Best Thesis - 2012

Adaptive Retrieval, Composition & Presentation of Closed-Corpus and Open-Corpus Information

-Ben Steichen

Abstract: 

A key challenge for information access systems lies in their ability to deliver information that is most suited to a user’s needs, preferences and context. Personalised Information Retrieval (PIR) seeks to address this challenge by tailoring the selection of results to each individual user. Such PIR systems typically generate adaptive result rankings based on historic user interests or location properties. However, other considerations such as user needs, preferences or context are often neglected. Moreover, users are typically only presented with linear (monolingual) result rankings that do not provide any adaptive navigation support across different information sources. On the other hand, the field of Adaptive Hypermedia (AH) has inherently focused on generating non-linear, hyperlinked result compositions. This enables adaptive navigation and presentation support, allowing users a guided experience through an information space. Moreover, AH systems typically generate adaptive responses according to multiple considerations (also called personalisation “dimensions”), such as user needs, knowledge and context. However, AH techniques have typically only been applied across closed-corpus content bases, requiring substantial amounts of metadata. The key problem remains in providing such adaptive compositions across open-corpus information sources (in addition to closed corpora).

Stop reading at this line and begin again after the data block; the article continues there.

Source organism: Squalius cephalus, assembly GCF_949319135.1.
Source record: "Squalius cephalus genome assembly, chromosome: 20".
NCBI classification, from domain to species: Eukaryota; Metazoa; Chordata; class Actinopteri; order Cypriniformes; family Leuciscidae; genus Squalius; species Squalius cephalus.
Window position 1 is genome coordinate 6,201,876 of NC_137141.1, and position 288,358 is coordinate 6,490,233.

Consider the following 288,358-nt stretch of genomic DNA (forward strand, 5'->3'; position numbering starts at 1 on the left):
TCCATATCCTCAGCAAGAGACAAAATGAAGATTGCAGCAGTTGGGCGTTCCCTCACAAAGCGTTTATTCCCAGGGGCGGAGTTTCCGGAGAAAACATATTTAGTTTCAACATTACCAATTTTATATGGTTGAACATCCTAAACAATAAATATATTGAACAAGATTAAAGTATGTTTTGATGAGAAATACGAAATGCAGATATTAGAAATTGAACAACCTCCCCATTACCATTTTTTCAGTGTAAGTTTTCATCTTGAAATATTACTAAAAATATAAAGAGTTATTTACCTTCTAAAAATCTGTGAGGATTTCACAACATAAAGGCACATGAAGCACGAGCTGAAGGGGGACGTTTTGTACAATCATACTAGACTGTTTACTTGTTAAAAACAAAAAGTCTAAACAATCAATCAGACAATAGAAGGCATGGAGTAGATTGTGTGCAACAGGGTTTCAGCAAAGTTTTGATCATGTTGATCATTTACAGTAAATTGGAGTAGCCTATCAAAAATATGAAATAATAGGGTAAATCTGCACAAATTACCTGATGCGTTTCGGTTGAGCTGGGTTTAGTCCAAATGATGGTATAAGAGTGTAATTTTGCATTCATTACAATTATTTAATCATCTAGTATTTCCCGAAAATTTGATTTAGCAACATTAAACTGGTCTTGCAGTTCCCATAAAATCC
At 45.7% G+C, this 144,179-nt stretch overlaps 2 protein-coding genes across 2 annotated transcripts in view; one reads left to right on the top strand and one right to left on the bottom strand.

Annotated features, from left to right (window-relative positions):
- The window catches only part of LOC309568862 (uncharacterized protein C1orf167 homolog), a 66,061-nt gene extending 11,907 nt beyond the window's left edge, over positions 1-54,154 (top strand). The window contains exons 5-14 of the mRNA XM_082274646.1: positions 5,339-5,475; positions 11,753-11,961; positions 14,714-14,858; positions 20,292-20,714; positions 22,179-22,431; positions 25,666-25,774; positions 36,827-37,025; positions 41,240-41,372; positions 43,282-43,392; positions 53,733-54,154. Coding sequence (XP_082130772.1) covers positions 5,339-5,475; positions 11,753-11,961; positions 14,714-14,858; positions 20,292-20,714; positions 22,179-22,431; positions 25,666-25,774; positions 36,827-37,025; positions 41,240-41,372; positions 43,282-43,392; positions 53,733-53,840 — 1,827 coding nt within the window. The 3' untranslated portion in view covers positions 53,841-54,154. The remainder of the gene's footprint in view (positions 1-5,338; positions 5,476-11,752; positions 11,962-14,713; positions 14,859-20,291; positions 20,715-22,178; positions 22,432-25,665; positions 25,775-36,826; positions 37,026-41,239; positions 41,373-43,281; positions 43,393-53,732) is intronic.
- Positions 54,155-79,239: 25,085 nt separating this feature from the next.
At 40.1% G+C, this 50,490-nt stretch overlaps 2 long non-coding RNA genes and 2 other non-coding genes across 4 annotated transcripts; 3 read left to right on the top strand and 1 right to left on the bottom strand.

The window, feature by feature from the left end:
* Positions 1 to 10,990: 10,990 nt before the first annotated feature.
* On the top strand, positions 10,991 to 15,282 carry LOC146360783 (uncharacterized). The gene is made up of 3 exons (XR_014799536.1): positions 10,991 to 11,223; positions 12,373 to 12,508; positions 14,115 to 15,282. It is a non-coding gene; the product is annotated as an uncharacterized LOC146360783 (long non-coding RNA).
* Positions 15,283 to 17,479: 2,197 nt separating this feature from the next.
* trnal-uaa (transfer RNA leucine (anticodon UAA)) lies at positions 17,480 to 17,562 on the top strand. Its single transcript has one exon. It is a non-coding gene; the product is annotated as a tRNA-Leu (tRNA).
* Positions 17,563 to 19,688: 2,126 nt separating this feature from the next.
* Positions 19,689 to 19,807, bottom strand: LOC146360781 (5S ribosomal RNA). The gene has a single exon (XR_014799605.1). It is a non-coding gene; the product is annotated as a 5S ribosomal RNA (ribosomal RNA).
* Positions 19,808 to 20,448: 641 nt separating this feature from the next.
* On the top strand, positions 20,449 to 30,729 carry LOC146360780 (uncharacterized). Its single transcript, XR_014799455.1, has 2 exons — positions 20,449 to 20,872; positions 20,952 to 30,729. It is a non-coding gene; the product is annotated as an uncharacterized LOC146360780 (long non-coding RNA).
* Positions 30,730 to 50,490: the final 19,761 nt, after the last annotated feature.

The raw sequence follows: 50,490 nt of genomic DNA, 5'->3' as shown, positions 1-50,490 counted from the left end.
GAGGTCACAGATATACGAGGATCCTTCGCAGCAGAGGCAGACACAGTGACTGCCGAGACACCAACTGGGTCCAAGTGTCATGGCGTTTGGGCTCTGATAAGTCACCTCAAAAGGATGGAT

In order to address this problem, the thesis presents a novel compositional approach to open- and closed-corpus information retrieval and delivery through an innovative combination of Adaptive Hypermedia and Personalised Information Retrieval techniques. This technology enables the first dynamic integration and multidimensional adaptation of multilingual open and closed corpora. In particular, the contribution of the thesis is an extension of PIR and AH techniques to enable informed multiple adaptive query generation and adaptive result recomposition and presentation. This innovation is evaluated and validated through a series of case study implementations and evaluations, which show that the compositional approach successfully supports authentic user information needs in a personalised manner. In particular, it is shown that users are more efficient, effective and satisfied with the compositional approach compared to conventional information retrieval systems. Moreover, the approach is shown to be able to support multiple dimensions of adaptation, including user intent, language, knowledge, interface preferences and device capabilities.